Porn-Free Video Analyzes ‘Gender Messages’ In Porn, Horror

A new video essay by media critic Jenna Stoeber posted Thursday by the video gaming and pop culture site Polygon argues that porn has more in common with two other film genres than most of us would generally assume. Those two other genres are horror and “melodrama,” or what would be generally called “soap operas.”

In fact, Stoeber says in the video, which may be viewed in its entirety at this link, the three genres of film that appear widely disparate on first glance are really part of one meta-genre, the “body genre.”

“The purpose of a body genre is to provoke a specific emotional response in the audience, be it fear, sadness or arousal,” Stoeber explains. “The physical expression of an emotion, such as screaming, crying or orgasming, provides an emotional release for the audience.”

A major shortcoming of Stoeber’s video, however, is that while she illustrates her points with numerous film clips, and she is apparently making some of those points about the porn genre, almost none of the clips are taken from porn films. Except for a brief excerpt from the title sequence in the 1978 classic Debbie Does Dallas, Stoeber affords zero examples of how porn films support her contention about the “gender issues” in body genre films: Namely, that, “horror, melodrama and porn are often genres where women are rendered senseless and powerless—entirely unable to reason, because of emotion.”

The “body genres,” including porn, supposedly convey the idea that women experience “emotion to excess” while men “experience no emotion,” which are two ideas that Stoeber calls “as ridiculous as they are dangerous.”

If Stoeber’s descripton of women in porn as “senseless and powerless,” and overwhelmed by emotion, sounds inaccurate or inadequate to adult fans everywhere, well, Stoeber gives no evidence in the video to support her assertion.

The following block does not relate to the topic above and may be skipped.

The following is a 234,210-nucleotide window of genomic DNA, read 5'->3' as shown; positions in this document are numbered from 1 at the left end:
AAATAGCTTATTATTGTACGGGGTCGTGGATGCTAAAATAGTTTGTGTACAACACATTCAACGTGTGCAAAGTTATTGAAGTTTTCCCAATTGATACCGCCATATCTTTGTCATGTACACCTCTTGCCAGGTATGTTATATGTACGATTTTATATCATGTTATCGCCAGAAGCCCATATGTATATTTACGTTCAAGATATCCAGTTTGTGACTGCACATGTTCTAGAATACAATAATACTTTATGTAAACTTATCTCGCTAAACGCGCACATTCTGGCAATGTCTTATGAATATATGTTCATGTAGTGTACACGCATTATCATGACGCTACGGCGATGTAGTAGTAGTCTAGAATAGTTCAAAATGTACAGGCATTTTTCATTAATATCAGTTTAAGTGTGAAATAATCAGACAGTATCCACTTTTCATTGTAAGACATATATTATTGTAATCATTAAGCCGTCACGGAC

So what defines a “body genre,” anyway? According to Stoeber there are four criteria:

• “An emphasis on emotions” rather than on plot and character development.

• Emotional response. A body genre does not merely show characters experiencing emotions, “it’s equally important that the people watching them feel the same emotion.” This characteristic differentiates body genres from, for example, comedy, in which characters rarely laugh at their own jokes—but the audience is supposed to laugh.

• “Spectacles of excess.” Characters in body genre films are “overwhelmed with emotion to the point that they are incapable of rational thought. … They scream, they cry, they moan because they’re too emotional to use language.” But are characters in porn films incapable of using language? No examples or counter-examples are shown in the video.

• “Low culture.” Body genres are “by definition, low quality,” Stoeber says. “That’s because they depict emotional excess. We perceive that excess as a bad thing, despite evidence that emotional release has a positive impact on health.”

Stoeber transitions the discussion into whether video games can be considered “body genres,” but dives no further into how porn fits her theories. Perhaps actually showing a few porn clips, even SFW excerpts, might have helped her case, rather than simply causing her otherwise intriguing video to fall into another problematic genre: porn studies that fail to actually study porn.

Photo via Polygon Video Screen Capture

Written by: Michael French

Originally published on: https://avn.com/business/articles/video/porn-free-video-analyzes-gender-messages-in-porn-horror-genres-779131.html

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